<clusternodes> <clusternode name="node1" nodeid="1"> <fence> <method name="1"> <device name="myswitch" foo="x"/> </method> </fence> </clusternode> <clusternode name="node2" nodeid="2"> <fence> <method name="1"> <device name="myswitch" foo="y"/> </method> </fence> </clusternode> </clusternodes>
This section defines properties of the devices used to fence nodes. There may be one or more devices listed. The per-node fencing sections above reference one of these fence devices by name.
<fencedevices> <fencedevice name="myswitch" agent="..." something="..."/> </fencedevices>
In more advanced configurations, multiple fencing methods can be defined for a node. If fencing fails using the first method, fenced will try the next method, and continue to cycle through methods until one succeeds.
<clusternode name="node1" nodeid="1"> <fence> <method name="1"> <device name="myswitch" foo="x"/> </method> <method name="2"> <device name="another" bar="123"/> </method> </fence> </clusternode> <fencedevices> <fencedevice name="myswitch" agent="..." something="..."/> <fencedevice name="another" agent="..."/> </fencedevices>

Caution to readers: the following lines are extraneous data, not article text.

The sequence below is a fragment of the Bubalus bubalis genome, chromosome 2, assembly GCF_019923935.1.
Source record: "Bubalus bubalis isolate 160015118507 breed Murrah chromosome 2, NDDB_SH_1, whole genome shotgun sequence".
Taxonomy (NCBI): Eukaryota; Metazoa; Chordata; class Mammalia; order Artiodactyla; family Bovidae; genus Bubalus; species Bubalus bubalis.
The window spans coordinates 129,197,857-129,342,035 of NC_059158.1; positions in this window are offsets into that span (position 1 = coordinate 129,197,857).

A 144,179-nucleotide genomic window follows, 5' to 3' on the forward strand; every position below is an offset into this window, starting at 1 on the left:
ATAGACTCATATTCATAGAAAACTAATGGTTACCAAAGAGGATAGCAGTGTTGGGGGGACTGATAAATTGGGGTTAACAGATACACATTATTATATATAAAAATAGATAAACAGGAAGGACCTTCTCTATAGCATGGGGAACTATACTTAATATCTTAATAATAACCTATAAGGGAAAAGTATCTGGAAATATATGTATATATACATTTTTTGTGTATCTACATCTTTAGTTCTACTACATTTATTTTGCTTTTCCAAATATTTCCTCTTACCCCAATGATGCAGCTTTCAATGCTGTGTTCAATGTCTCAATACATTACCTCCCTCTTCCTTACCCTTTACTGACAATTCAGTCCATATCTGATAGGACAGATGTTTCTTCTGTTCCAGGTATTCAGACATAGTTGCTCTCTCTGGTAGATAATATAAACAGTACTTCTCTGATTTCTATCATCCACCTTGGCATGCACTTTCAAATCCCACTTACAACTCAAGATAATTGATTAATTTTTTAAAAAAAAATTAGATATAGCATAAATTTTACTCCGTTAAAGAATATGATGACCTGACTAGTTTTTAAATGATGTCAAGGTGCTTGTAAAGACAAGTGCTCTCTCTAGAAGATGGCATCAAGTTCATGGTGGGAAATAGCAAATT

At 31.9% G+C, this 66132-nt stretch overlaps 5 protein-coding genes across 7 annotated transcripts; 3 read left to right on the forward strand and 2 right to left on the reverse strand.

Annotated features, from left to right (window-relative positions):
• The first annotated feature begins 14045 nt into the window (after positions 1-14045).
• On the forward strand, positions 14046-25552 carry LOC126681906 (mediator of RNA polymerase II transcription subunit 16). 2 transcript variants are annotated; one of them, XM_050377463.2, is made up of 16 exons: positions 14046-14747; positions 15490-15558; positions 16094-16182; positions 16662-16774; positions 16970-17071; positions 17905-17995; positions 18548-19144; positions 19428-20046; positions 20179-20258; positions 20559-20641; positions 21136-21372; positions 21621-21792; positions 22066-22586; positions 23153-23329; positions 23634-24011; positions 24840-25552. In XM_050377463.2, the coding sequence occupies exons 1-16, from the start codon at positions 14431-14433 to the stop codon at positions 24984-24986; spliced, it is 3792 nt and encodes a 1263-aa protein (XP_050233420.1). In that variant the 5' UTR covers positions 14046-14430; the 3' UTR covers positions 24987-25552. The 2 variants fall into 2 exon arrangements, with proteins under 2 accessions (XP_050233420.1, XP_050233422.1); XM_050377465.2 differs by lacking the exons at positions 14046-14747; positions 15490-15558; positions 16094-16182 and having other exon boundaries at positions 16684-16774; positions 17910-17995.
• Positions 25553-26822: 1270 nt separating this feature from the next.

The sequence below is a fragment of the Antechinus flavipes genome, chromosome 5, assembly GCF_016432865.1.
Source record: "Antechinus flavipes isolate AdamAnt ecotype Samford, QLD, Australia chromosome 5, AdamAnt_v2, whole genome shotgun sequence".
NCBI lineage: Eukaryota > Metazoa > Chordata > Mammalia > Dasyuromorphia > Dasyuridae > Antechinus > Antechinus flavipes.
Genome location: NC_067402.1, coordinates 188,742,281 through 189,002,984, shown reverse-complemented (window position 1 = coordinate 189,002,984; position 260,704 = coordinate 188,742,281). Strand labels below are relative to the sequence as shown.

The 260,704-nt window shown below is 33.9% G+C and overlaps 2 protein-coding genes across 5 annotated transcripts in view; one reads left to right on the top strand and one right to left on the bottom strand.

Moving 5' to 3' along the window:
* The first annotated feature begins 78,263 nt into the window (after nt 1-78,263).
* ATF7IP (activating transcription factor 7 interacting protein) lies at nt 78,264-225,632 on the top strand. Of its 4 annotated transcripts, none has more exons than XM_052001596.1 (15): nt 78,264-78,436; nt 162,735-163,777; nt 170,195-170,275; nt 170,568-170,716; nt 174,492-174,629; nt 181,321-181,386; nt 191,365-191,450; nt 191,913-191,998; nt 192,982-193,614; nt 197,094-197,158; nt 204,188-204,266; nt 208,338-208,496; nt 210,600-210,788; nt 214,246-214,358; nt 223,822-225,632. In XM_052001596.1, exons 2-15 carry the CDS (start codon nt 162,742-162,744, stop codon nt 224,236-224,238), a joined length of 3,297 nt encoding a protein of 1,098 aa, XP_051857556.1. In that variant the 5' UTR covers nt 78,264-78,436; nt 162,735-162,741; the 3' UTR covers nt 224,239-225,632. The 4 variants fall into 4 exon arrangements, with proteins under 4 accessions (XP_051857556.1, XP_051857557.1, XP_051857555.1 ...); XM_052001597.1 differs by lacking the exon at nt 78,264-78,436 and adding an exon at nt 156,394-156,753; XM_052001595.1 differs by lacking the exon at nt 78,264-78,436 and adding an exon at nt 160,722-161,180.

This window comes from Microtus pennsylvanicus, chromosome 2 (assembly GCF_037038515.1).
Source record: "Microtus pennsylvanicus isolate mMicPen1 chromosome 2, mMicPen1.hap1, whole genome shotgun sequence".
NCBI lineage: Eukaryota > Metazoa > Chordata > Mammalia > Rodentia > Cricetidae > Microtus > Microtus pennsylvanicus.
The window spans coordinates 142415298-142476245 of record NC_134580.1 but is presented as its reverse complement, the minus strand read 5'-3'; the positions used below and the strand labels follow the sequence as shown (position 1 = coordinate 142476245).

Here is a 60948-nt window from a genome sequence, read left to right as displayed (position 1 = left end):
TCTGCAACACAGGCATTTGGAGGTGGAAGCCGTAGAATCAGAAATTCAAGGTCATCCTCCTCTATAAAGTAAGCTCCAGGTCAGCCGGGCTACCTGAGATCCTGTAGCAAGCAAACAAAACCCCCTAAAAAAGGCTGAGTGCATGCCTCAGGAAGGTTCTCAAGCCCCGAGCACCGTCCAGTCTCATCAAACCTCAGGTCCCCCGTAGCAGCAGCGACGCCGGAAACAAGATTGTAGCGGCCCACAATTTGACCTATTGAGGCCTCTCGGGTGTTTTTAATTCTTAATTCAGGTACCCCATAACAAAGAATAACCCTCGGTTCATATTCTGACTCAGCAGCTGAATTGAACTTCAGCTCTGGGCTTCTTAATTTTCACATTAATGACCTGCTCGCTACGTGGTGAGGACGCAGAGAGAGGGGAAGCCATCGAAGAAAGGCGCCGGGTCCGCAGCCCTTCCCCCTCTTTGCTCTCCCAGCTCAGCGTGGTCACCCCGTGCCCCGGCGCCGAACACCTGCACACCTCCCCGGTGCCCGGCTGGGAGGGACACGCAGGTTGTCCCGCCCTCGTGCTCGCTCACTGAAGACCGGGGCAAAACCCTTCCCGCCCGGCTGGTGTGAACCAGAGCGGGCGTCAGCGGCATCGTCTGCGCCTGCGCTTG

Sometimes fencing a node requires disabling two power ports or two i/o paths. This is done by specifying two or more devices within a method. fenced will run the agent for the device twice, once for each device line, and both must succeed for fencing to be considered successful.
<clusternode name="node1" nodeid="1"> <fence> <method name="1"> <device name="sanswitch1" port="11"/> <device name="sanswitch2" port="11"/> </method> </fence> </clusternode>
When using power switches to fence nodes with dual power supplies, the agents must be told to turn off both power ports before restoring power to either port. The default off-on behavior of the agent could result in the power never being fully disabled to the node.
<clusternode name="node1" nodeid="1"> <fence> <method name="1"> <device name="nps1" port="11" action="off"/> <device name="nps2" port="11" action="off"/> <device name="nps1" port="11" action="on"/> <device name="nps2" port="11" action="on"/> </method> </fence> </clusternode>
Find documentation for configuring specific devices from the device agent's man page.